MERLIN (Falco columbarius) – One hunting along West Niblett Road.
PEREGRINE FALCON (Falco peregrinus) – One hunting above the rice harvesters captured a rail (apparently a Sora) as we watched! Another passed westward over Peveto Woods.

Red-cockaded Woodpeckers played a bit hard to get in the Kisatchie National Forest, but we found a group right behind this sign! (Doh!) Photo by guide Ned Brinkley.

Tyrannidae (Tyrant Flycatchers)
EASTERN WOOD-PEWEE (Contopus virens) – One at Sabine National Wildlife Refuge, one along the Gulf at a stop in chenier habitat, and at least four in Peveto Woods.
EASTERN PHOEBE (Sayornis phoebe) – Rather common throughout.
VERMILION FLYCATCHER (Pyrocephalus rubinus) – One nice male performed for us along West Niblett Road.
WESTERN KINGBIRD (Tyrannus verticalis) – One at Holly Beach, very near the next species.
SCISSOR-TAILED FLYCATCHER (Tyrannus forficatus) – A beautiful bird perched on the ground, street signs, and utility wires at Holly Beach.
Vireonidae (Vireos, Shrike-Babblers, and Erpornis)
WHITE-EYED VIREO (Vireo griseus) – One bird in the chenier east of Peveto Woods.
YELLOW-THROATED VIREO (Vireo flavifrons) – A big surprise was to see this species at Peveto Woods, where it was a late migrant. Lynette found another that had perished here, regrettably, but it made a beautiful in-hand study and will become a specimen in the collection at LSU.
BLUE-HEADED VIREO (Vireo solitarius) – Several seen nicely at Kisatchie National Forest; Frank also found singles at Sabine National Wildlife Refuge and Peveto Woods.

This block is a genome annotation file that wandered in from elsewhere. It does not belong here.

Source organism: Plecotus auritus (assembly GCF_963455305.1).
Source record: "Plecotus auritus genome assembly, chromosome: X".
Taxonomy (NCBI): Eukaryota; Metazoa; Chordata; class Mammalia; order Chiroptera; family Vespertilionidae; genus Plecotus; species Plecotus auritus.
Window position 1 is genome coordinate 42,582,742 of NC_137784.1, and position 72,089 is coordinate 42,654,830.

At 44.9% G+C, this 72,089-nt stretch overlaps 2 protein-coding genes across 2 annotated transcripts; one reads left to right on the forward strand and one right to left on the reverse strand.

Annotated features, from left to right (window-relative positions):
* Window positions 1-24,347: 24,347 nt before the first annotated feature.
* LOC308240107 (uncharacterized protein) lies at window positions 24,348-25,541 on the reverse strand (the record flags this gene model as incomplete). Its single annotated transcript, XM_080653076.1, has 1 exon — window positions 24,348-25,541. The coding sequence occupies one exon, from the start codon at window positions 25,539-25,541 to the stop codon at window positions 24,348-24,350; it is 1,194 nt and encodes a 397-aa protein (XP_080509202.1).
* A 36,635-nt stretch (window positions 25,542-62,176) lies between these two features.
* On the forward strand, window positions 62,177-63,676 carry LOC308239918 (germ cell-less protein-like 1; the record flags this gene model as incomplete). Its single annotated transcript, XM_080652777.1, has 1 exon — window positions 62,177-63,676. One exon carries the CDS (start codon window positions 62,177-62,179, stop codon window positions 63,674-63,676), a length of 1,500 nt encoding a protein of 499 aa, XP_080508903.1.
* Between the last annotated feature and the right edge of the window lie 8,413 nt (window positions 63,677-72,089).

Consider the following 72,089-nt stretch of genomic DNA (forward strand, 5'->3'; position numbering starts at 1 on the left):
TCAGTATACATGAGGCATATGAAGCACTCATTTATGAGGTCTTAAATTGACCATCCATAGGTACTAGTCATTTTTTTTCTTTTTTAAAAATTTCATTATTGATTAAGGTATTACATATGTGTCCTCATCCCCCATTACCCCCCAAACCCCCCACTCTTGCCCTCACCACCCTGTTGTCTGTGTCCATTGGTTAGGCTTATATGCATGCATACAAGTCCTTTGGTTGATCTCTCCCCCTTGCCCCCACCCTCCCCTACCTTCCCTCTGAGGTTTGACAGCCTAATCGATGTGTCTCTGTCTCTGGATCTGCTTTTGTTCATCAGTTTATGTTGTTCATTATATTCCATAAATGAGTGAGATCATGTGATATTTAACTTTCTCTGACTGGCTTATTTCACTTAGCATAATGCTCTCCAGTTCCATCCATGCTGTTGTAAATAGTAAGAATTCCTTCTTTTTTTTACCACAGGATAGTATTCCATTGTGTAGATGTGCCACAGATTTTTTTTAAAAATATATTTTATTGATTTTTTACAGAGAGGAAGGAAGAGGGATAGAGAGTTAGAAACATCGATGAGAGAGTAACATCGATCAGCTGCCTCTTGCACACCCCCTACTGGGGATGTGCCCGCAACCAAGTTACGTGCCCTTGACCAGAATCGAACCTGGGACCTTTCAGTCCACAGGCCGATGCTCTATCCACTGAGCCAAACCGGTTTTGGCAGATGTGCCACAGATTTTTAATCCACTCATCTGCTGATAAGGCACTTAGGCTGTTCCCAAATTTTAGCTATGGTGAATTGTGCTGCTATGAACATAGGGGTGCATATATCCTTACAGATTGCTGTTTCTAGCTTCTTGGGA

RED-EYED VIREO (Vireo olivaceus) – A very late migrant came out briefly at Peveto Woods.
Laniidae (Shrikes)
LOGGERHEAD SHRIKE (Lanius ludovicianus) – Still a fairly common bird in southern Louisiana, where we saw dozens along the wires during our drives and several very nicely on our walks.
Corvidae (Crows, Jays, and Magpies)
BLUE JAY (Cyanocitta cristata) – A few in Kisatchie National Forest.
AMERICAN CROW (Corvus brachyrhynchos) – The most common crow on this tour, with small groups scattered throughout.
FISH CROW (Corvus ossifragus) – Just a few around Scott and at the airport in Lafayette for some.
Paridae (Tits, Chickadees, and Titmice)
CAROLINA CHICKADEE (Poecile carolinensis) – Fairly common along West Niblett Road.
TUFTED TITMOUSE (Baeolophus bicolor) – One calling in Kisatchie National Forest. [*]
Hirundinidae (Swallows)
NORTHERN ROUGH-WINGED SWALLOW (Stelgidopteryx serripennis) – A few in the masses of swallows near the coast.
TREE SWALLOW (Tachycineta bicolor) – Many thousands in rice country, with the most impressive spectacle being the gathering at Cameron Prairie National Wildlife Refuge at dusk.

Scissor-tailed Flycatchers are regular along the Gulf coast in autumn, and we enjoyed this one (along with a Western Kingbird) at Holly Beach. Photo by guide Ned Brinkley.

BARN SWALLOW (Hirundo rustica) – Dozens still among the Tree Swallows.
CAVE SWALLOW (Petrochelidon fulva) – Two near Thornwell and about five in the masses of swallows at Cameron Prairie National Wildlife Refuge.
Regulidae (Kinglets)
GOLDEN-CROWNED KINGLET (Regulus satrapa) – A few came in to see us in Kisatchie National Forest.
RUBY-CROWNED KINGLET (Regulus calendula) – A remarkably common bird throughout the tour route, except in the rice fields!
Sittidae (Nuthatches)
BROWN-HEADED NUTHATCH (Sitta pusilla) – Several family groups around Kisatchie National Forest. An attractive little species with a distinctive call, endemic to the mainland United States.
Polioptilidae (Gnatcatchers)
BLUE-GRAY GNATCATCHER (Polioptila caerulea) – Wow! Louisiana has a lot of gnatcatchers in late fall! We saw dozens just about everywhere we went, with the exception of the rice fields, of course.